Posted on Friday April 3, 2020
This is a worrisome time for all of us on a global scale right now. Amigo Mobility is closely monitoring the status of COVID-19 as the situation continues to evolve. We continue to remain open and manufacturing as an essential supplier, although the majority of our staff is working from home. To help persons with disabilities be prepared we have put together the following resources, and we recommend that you follow the protocols established by the Centers for Disease Control (CDC).
Tips for Amigo Users
For Amigo or powered wheelchair users we also recommend following our tips to ensure your battery is in good working condition.
Just a reminder – your Amigo or other mobilization tool has touched everything your hands have touched. Keeping it clean and sanitized will help to ensure your health.
- Think of your Amigo or mobilization tool like any other surface: avoid touching your face after using it
- Wash your hands before you eat, this includes your Amigo or mobilization tool if using it to get from the sink to your eating space
- Wipe the seat, oval handle and control levels with a mild antibacterial surface cleaner or wipes such as Clorox wipes after each use.
- Be careful not to spray anything inside the enclosure on the sides of your Amigo where there are small openings.
- Our service team recommends using Clorox Broad Spectrum, it is one of the more effective cleaners that is bleach and fragrance free.
- Scott Shop Towels work well for wiping the cart down and can be disposed of after cleaning.
Creating your Household Plan
The Administration for Community Living (ACL) tells us that many states and communities are implementing action places to reduce exposure and slow the spread of the disease. If your state has not already done this, consider creating a household plan that can protect both your health and the health of those you love. Design your household plan around the needs and daily routines of all members of your household. It may be helpful to use CDC’s planning resources.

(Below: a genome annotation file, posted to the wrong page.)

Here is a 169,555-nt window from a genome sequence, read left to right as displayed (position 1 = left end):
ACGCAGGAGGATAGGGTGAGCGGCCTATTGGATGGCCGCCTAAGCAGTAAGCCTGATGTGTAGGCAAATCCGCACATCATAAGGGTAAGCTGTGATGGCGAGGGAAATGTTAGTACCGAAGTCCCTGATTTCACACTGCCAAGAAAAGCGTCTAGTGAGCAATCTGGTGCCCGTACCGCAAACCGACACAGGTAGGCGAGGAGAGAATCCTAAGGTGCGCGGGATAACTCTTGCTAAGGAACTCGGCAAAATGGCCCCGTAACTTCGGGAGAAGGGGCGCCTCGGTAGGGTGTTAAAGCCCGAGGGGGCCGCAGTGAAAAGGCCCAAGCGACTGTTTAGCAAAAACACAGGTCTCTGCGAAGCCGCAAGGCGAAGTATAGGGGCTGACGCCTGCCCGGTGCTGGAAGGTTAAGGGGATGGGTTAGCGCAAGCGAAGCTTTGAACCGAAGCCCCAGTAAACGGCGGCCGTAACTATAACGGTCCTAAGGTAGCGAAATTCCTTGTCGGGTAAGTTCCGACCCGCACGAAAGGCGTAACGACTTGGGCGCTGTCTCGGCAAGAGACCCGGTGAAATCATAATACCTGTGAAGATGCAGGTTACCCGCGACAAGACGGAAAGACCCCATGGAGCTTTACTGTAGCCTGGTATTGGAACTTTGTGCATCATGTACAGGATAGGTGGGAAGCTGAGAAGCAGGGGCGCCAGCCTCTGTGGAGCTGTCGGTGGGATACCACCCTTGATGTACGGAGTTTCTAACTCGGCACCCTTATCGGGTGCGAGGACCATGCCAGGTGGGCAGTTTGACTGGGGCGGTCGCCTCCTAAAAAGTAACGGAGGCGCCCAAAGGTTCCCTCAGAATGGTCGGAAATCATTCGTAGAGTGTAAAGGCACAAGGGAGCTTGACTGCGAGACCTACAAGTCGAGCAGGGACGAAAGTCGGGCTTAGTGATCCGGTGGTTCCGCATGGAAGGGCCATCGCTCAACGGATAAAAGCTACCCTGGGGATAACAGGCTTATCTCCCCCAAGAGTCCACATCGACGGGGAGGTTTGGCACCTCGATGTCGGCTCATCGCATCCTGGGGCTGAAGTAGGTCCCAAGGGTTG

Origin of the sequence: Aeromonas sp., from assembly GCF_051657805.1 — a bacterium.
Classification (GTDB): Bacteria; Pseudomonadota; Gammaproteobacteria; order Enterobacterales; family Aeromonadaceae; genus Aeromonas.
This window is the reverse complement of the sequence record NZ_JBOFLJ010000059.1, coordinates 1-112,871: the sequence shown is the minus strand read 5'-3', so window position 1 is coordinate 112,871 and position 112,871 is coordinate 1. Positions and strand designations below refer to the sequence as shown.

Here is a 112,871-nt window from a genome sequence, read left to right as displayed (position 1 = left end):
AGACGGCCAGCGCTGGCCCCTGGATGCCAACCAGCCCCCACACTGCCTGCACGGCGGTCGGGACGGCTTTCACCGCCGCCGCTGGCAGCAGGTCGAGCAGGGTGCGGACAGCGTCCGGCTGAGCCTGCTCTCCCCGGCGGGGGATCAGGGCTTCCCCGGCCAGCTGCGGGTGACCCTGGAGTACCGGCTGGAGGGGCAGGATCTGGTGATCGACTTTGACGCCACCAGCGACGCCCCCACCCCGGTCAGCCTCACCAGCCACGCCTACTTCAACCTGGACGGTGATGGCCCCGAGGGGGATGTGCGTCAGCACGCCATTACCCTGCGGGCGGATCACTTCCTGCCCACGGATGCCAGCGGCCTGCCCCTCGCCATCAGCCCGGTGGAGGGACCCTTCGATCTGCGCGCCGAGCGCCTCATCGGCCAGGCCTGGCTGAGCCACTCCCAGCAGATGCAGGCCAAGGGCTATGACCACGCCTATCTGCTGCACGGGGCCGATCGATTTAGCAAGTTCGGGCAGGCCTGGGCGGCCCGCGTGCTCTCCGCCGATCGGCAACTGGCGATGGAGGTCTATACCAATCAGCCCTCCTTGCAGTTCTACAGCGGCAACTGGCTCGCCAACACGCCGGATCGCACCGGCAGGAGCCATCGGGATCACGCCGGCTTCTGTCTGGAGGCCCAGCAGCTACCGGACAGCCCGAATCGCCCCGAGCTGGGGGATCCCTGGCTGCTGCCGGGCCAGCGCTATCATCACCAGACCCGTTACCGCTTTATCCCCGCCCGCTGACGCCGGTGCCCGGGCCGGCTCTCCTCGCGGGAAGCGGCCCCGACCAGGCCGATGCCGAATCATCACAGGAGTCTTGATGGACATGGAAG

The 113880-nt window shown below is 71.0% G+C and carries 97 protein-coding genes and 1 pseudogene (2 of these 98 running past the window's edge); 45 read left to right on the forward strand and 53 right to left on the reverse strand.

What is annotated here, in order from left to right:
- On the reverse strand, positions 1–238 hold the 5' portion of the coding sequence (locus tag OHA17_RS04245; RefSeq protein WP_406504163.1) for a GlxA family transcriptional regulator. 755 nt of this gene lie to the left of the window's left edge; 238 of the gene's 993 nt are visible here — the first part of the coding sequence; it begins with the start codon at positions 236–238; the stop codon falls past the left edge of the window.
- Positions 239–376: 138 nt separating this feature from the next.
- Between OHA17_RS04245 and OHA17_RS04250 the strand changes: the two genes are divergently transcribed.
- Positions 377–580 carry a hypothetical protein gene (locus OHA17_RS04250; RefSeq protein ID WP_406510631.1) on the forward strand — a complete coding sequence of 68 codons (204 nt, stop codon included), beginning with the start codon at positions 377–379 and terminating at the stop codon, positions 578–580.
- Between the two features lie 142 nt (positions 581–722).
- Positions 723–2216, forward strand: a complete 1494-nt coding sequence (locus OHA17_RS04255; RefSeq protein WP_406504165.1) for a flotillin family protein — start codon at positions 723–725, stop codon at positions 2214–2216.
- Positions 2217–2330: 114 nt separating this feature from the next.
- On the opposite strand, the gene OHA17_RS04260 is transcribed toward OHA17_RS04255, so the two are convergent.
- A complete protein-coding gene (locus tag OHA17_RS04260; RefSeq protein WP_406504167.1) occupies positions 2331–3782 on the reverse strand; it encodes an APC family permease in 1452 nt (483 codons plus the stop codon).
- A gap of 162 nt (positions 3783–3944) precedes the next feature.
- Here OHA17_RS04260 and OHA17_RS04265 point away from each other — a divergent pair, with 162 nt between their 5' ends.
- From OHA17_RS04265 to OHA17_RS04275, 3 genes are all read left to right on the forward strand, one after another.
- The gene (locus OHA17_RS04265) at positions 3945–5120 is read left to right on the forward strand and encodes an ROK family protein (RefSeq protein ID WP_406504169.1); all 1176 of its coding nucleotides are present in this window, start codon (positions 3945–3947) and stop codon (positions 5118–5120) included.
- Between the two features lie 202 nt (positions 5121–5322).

Mutual aid is the idea that community members can help take care of each other by sharing resources and skills, checking in on each other and providing reliable support structures, such as families and organizations. Mutual aid can prove to be even more essential for persons with disabilities. Lauren Cagle’s template for Creating a Mutual Aid Group will be a helpful starting point.
We encourage planning and making decisions now that will protect you and your family from the COVID-19 outbreak. You can follow the following guidelines to help prepare:
- Wash your hands often for 20 seconds with warm water and soap
- Cough into your elbow
- Avoid touching your mouth, eyes, and nose
- Stay home unless for an essential reason
- Stay home if you are sick, unless to get medical care
- Review your family’s health – reach out to your doctor as needed
- Plan for an extra 30 days of prescription medication if possible
- Contact your social circle, and ensure you have a mutual aid plan in place
- Basic sanitation and hygiene items
- Basic first aid supplies and over-the-counter medications